Three weeks by the Sea

Friday, October 6, 2017 - 10:15

Just a month ago, my dad drove me from our home near Boston, MA to a small, picturesque, seaside town on Cape Cod called Woods Hole. This town isn’t like any other coastal spot; it’s a world-renowned hub of marine biological study. Scientists come from all over the country and the world to study and work here. So, for a young scientist like me, traveling to Woods Hole was a dream come true.

What was I doing there? Here’s some context: UChicago has had an affiliation with the Marine Biological Laboratory at Woods Hole since 2013. Now, for the first time, they’ve developed classes specifically for undergraduates. One focuses on the study of  invertebrates and their local biodiversity through a large research project. Another explores microbiomes around Woods Hole and teaches methods for researching them. The class I chose is called “Observing Proteins in Action; How to Design and Build your own Instruments”. It mostly focused on channel proteins in neurons because we can study them in many different ways.

Because these classes are completely new, I had no idea what to expect. I showed up to class the first day and was surprised to find out we had four professors, two TA’s, and eight students in the class. While I’ve had small classes before, this ratio was very surprising. To get an idea of the structure of the class, one student asked, “Will this class be 9-5?” to which Professor Eduardo Perozo responded “Oh no, absolutely not. You’re in Woods Hole. You should take advantage of your time here, so use the lab whenever you want!”

We dove in day one with an in-depth lecture about the electric model of the membrane. Pancho Bezanilla gave the lecture, the first person to measure the tiny gating currents in sodium channels. Pancho - first names were preferred by all of our professors - had an excitement for this topic that was inexplicably contagious. Even I, a subpar physics student, found myself excited about the electrical components of what we were studying. And, as it happened, Pancho had taken these measurements at the Marine Biological Laboratory.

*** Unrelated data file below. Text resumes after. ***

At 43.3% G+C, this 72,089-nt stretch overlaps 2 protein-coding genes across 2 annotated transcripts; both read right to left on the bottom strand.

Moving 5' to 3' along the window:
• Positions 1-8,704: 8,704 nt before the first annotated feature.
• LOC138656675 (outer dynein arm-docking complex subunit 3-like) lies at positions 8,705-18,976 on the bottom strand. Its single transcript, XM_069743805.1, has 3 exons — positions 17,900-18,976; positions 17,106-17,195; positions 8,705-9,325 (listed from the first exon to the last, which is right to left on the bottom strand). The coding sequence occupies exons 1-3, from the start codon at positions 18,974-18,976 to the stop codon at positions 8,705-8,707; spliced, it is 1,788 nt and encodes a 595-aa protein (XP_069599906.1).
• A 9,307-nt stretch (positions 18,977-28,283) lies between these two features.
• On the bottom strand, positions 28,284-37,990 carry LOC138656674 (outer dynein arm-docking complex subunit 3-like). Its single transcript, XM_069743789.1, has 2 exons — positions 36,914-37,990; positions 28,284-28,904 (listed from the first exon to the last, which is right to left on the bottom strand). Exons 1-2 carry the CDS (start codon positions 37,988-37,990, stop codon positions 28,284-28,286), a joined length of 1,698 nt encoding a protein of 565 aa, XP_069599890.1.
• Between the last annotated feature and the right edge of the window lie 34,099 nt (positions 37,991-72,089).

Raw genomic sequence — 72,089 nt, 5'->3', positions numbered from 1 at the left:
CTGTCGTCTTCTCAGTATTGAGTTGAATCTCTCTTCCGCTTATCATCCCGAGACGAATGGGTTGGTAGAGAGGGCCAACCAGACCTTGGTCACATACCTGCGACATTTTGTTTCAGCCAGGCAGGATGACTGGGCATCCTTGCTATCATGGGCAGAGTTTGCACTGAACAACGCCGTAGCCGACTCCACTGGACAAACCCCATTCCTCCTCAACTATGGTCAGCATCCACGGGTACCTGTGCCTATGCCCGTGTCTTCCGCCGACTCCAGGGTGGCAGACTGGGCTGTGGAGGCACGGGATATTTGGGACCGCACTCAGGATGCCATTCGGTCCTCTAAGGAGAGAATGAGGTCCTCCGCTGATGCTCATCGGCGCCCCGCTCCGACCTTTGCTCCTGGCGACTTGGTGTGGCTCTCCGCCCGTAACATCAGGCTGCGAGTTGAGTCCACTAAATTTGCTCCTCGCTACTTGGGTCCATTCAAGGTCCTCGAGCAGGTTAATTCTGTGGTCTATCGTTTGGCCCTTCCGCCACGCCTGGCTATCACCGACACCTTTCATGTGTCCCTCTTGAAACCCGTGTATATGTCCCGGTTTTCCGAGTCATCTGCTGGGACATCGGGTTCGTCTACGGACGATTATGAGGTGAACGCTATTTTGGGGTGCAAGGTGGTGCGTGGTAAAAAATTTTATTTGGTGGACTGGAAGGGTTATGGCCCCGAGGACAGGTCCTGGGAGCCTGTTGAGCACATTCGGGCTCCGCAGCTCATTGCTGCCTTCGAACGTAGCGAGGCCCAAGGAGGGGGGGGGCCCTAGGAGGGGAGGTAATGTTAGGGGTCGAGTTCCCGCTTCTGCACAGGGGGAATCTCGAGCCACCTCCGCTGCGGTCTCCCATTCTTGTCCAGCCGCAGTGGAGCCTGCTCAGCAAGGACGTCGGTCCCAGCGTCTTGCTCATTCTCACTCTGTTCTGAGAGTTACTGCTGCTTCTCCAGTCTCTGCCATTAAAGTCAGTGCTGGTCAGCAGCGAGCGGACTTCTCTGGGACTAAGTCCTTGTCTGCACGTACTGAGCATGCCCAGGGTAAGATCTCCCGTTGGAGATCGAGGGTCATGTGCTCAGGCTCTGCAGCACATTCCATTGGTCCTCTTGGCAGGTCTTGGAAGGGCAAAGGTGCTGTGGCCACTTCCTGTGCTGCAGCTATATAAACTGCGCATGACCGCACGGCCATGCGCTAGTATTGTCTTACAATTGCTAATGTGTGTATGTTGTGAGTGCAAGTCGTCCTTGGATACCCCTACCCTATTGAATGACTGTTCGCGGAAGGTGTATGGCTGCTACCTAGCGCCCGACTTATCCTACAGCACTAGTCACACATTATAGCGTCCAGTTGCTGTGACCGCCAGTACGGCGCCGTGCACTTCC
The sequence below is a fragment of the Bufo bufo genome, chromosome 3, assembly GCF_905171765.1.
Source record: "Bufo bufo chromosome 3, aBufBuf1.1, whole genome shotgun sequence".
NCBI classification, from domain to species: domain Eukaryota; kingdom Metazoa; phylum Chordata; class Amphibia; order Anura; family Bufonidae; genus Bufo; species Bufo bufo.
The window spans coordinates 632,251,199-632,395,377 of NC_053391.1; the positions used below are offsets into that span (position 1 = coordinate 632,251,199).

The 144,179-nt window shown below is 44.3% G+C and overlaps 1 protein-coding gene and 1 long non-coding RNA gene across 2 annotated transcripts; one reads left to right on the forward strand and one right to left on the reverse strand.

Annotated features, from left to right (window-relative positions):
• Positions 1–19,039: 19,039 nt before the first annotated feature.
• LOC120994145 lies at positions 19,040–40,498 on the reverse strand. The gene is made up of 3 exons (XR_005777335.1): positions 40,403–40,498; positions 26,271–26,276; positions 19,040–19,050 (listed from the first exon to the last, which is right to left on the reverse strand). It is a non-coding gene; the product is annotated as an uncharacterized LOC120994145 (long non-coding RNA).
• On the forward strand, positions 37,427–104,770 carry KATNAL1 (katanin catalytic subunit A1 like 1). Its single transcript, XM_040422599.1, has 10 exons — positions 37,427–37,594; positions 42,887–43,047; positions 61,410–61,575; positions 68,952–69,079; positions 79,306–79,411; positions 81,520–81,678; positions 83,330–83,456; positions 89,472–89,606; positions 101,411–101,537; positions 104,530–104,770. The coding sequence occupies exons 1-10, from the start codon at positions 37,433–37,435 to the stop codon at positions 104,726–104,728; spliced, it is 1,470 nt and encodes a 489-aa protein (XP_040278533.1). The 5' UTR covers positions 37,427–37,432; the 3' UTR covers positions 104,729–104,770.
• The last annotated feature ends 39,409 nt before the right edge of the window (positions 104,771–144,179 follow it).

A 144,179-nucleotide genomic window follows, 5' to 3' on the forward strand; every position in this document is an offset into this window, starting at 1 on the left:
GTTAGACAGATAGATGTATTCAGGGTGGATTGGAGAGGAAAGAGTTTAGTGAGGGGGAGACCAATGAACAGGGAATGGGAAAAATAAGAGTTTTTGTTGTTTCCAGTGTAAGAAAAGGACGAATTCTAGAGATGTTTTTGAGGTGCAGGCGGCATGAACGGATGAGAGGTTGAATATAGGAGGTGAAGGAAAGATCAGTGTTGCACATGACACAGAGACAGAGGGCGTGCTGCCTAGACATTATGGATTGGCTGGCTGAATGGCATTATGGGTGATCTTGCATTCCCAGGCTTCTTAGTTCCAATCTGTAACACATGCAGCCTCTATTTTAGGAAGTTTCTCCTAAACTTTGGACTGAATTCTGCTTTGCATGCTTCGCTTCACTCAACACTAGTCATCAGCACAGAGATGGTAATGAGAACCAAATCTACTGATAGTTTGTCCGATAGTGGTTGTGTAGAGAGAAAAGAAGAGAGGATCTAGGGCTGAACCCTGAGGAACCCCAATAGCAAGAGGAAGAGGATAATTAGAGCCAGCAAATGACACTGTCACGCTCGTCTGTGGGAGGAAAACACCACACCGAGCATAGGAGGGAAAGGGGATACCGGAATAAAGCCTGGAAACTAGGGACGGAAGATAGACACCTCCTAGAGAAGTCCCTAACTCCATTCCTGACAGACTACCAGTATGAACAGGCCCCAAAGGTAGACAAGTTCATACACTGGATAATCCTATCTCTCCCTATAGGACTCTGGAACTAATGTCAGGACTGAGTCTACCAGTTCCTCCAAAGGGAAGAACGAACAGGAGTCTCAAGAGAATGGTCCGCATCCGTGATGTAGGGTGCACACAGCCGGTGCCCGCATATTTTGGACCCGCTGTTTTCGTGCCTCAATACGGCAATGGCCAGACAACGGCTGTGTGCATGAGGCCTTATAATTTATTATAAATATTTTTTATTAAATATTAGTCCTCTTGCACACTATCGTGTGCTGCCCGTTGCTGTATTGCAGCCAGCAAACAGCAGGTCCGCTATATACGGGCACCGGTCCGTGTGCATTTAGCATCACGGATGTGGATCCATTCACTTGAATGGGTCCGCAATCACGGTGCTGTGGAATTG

In the afternoon, we all headed to lab for an application of what we’d learned in class. Our professors made it very clear to us that our labs would include cutting-edge techniques -- things scientists are working on as we speak. The skills we acquired from this course could be immediately applicable to modern-day research. The first week, labs focused on circuits so that we could learn to model a cell membrane through its electric properties. See the photo of my final circuit!

After we understood circuitry, we moved onto purifying channel proteins and inserting them into bilayers that we formed ourselves. This was a tough task, but, once it worked, we could actually see the currents change as a result of the channels joining the membrane. Our final collective lab project was to build a microscope and use it to see fluorescence in cells that we’d injected RNA into.

During our last two days of class, we were tasked with formulating and completing a project that would draw on something we had learned over our three weeks. My lab partner, Adam, and I had found our final lecture about protein structure and electron microscopy really interesting, so we decided our final project would consist of purifying ribosomes from E. coli we had in the lab, running them under the electron microscope, and making a 3D model using the EM images.

 

 

I’m so glad I participated in this class and got the chance to immerse myself in a once-in-a-lifetime learning environment. Every breakfast, lunch, and dinner were filled with lively conversations with our professors about world events, research discoveries, and advice for furthering our scientific careers. They even spent their free time showing us Woods Hole’s hidden beaches, bringing us on a whale watching trip, and exploring the abundant marine life in a nearby marsh. Spending up to 12 hours a day with the same group of people allows for a level of connection and around-the-clock education that wouldn’t be possible otherwise.